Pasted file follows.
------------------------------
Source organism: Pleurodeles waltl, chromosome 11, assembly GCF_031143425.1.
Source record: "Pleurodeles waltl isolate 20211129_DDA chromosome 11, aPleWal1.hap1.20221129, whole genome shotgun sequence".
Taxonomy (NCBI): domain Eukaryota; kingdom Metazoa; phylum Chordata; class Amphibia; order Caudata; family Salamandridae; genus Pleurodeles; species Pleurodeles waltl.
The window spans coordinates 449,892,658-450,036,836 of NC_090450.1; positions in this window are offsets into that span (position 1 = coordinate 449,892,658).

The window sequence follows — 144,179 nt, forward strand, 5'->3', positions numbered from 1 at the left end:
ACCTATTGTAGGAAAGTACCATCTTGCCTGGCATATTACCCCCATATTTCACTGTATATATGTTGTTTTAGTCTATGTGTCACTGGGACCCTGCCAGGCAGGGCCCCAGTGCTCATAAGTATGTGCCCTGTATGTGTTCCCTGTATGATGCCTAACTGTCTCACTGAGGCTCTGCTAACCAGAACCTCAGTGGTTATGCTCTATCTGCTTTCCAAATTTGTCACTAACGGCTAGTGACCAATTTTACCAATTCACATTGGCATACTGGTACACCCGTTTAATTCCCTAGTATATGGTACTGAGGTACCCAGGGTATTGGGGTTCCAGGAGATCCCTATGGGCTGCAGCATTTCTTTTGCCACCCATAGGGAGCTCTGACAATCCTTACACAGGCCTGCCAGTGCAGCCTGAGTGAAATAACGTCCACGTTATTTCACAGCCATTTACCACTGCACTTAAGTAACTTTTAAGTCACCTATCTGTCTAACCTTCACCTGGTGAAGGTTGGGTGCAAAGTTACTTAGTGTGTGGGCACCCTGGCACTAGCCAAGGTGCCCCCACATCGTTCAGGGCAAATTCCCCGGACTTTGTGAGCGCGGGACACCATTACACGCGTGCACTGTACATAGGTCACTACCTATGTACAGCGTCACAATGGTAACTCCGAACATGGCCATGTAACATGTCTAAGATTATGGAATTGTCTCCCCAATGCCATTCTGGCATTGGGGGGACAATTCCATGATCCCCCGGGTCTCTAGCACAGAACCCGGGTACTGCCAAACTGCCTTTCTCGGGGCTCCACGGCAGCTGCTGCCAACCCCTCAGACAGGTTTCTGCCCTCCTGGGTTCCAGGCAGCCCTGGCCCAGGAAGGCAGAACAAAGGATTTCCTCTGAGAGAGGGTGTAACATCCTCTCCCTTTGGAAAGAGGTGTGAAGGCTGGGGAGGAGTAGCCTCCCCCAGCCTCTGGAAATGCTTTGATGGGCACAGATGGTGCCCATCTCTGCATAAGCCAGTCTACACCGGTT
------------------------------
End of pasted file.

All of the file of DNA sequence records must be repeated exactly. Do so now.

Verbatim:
Source organism: Pleurodeles waltl, chromosome 11, assembly GCF_031143425.1.
Source record: "Pleurodeles waltl isolate 20211129_DDA chromosome 11, aPleWal1.hap1.20221129, whole genome shotgun sequence".
Taxonomy (NCBI): domain Eukaryota; kingdom Metazoa; phylum Chordata; class Amphibia; order Caudata; family Salamandridae; genus Pleurodeles; species Pleurodeles waltl.
The window spans coordinates 449,892,658-450,036,836 of NC_090450.1; positions in this window are offsets into that span (position 1 = coordinate 449,892,658).

The window sequence follows — 144,179 nt, forward strand, 5'->3', positions numbered from 1 at the left end:
ACCTATTGTAGGAAAGTACCATCTTGCCTGGCATATTACCCCCATATTTCACTGTATATATGTTGTTTTAGTCTATGTGTCACTGGGACCCTGCCAGGCAGGGCCCCAGTGCTCATAAGTATGTGCCCTGTATGTGTTCCCTGTATGATGCCTAACTGTCTCACTGAGGCTCTGCTAACCAGAACCTCAGTGGTTATGCTCTATCTGCTTTCCAAATTTGTCACTAACGGCTAGTGACCAATTTTACCAATTCACATTGGCATACTGGTACACCCGTTTAATTCCCTAGTATATGGTACTGAGGTACCCAGGGTATTGGGGTTCCAGGAGATCCCTATGGGCTGCAGCATTTCTTTTGCCACCCATAGGGAGCTCTGACAATCCTTACACAGGCCTGCCAGTGCAGCCTGAGTGAAATAACGTCCACGTTATTTCACAGCCATTTACCACTGCACTTAAGTAACTTTTAAGTCACCTATCTGTCTAACCTTCACCTGGTGAAGGTTGGGTGCAAAGTTACTTAGTGTGTGGGCACCCTGGCACTAGCCAAGGTGCCCCCACATCGTTCAGGGCAAATTCCCCGGACTTTGTGAGCGCGGGACACCATTACACGCGTGCACTGTACATAGGTCACTACCTATGTACAGCGTCACAATGGTAACTCCGAACATGGCCATGTAACATGTCTAAGATTATGGAATTGTCTCCCCAATGCCATTCTGGCATTGGGGGGACAATTCCATGATCCCCCGGGTCTCTAGCACAGAACCCGGGTACTGCCAAACTGCCTTTCTCGGGGCTCCACGGCAGCTGCTGCCAACCCCTCAGACAGGTTTCTGCCCTCCTGGGTTCCAGGCAGCCCTGGCCCAGGAAGGCAGAACAAAGGATTTCCTCTGAGAGAGGGTGTAACATCCTCTCCCTTTGGAAAGAGGTGTGAAGGCTGGGGAGGAGTAGCCTCCCCCAGCCTCTGGAAATGCTTTGATGGGCACAGATGGTGCCCATCTCTGCATAAGCCAGTCTACACCGGTT